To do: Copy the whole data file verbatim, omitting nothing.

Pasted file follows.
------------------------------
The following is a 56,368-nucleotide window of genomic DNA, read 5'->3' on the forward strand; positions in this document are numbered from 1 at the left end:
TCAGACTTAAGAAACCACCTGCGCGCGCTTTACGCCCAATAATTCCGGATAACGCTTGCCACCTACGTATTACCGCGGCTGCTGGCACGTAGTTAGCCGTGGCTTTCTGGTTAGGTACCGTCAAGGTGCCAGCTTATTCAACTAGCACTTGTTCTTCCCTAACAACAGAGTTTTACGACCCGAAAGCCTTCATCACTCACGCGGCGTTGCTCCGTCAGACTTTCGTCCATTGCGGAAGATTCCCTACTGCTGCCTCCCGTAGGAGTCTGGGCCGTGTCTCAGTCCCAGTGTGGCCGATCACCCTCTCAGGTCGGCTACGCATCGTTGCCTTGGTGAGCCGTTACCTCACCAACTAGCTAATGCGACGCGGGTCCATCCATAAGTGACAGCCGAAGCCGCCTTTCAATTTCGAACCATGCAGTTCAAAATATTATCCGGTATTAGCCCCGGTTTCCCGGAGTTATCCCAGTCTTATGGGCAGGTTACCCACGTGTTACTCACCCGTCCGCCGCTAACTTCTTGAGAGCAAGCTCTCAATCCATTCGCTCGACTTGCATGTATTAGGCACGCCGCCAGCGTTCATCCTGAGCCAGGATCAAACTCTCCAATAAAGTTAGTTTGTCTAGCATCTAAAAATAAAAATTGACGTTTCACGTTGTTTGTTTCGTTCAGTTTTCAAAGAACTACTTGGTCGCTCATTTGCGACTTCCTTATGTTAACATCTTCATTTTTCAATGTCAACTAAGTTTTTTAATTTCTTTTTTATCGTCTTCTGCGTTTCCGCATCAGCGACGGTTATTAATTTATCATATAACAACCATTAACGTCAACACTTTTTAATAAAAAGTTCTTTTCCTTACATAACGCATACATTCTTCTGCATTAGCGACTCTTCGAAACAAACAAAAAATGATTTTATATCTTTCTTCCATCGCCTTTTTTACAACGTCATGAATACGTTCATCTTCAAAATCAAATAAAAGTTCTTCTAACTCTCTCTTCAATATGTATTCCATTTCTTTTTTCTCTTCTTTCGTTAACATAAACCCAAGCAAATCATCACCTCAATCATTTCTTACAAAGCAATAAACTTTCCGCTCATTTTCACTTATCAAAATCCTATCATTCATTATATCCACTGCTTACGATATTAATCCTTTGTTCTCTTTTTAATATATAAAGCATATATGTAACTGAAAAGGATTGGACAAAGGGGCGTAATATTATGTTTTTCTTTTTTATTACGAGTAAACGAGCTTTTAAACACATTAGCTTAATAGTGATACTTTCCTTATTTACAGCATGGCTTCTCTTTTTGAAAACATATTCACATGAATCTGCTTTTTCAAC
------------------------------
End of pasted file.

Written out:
The following is a 56,368-nucleotide window of genomic DNA, read 5'->3' on the forward strand; positions in this document are numbered from 1 at the left end:
TCAGACTTAAGAAACCACCTGCGCGCGCTTTACGCCCAATAATTCCGGATAACGCTTGCCACCTACGTATTACCGCGGCTGCTGGCACGTAGTTAGCCGTGGCTTTCTGGTTAGGTACCGTCAAGGTGCCAGCTTATTCAACTAGCACTTGTTCTTCCCTAACAACAGAGTTTTACGACCCGAAAGCCTTCATCACTCACGCGGCGTTGCTCCGTCAGACTTTCGTCCATTGCGGAAGATTCCCTACTGCTGCCTCCCGTAGGAGTCTGGGCCGTGTCTCAGTCCCAGTGTGGCCGATCACCCTCTCAGGTCGGCTACGCATCGTTGCCTTGGTGAGCCGTTACCTCACCAACTAGCTAATGCGACGCGGGTCCATCCATAAGTGACAGCCGAAGCCGCCTTTCAATTTCGAACCATGCAGTTCAAAATATTATCCGGTATTAGCCCCGGTTTCCCGGAGTTATCCCAGTCTTATGGGCAGGTTACCCACGTGTTACTCACCCGTCCGCCGCTAACTTCTTGAGAGCAAGCTCTCAATCCATTCGCTCGACTTGCATGTATTAGGCACGCCGCCAGCGTTCATCCTGAGCCAGGATCAAACTCTCCAATAAAGTTAGTTTGTCTAGCATCTAAAAATAAAAATTGACGTTTCACGTTGTTTGTTTCGTTCAGTTTTCAAAGAACTACTTGGTCGCTCATTTGCGACTTCCTTATGTTAACATCTTCATTTTTCAATGTCAACTAAGTTTTTTAATTTCTTTTTTATCGTCTTCTGCGTTTCCGCATCAGCGACGGTTATTAATTTATCATATAACAACCATTAACGTCAACACTTTTTAATAAAAAGTTCTTTTCCTTACATAACGCATACATTCTTCTGCATTAGCGACTCTTCGAAACAAACAAAAAATGATTTTATATCTTTCTTCCATCGCCTTTTTTACAACGTCATGAATACGTTCATCTTCAAAATCAAATAAAAGTTCTTCTAACTCTCTCTTCAATATGTATTCCATTTCTTTTTTCTCTTCTTTCGTTAACATAAACCCAAGCAAATCATCACCTCAATCATTTCTTACAAAGCAATAAACTTTCCGCTCATTTTCACTTATCAAAATCCTATCATTCATTATATCCACTGCTTACGATATTAATCCTTTGTTCTCTTTTTAATATATAAAGCATATATGTAACTGAAAAGGATTGGACAAAGGGGCGTAATATTATGTTTTTCTTTTTTATTACGAGTAAACGAGCTTTTAAACACATTAGCTTAATAGTGATACTTTCCTTATTTACAGCATGGCTTCTCTTTTTGAAAACATATTCACATGAATCTGCTTTTTCAAC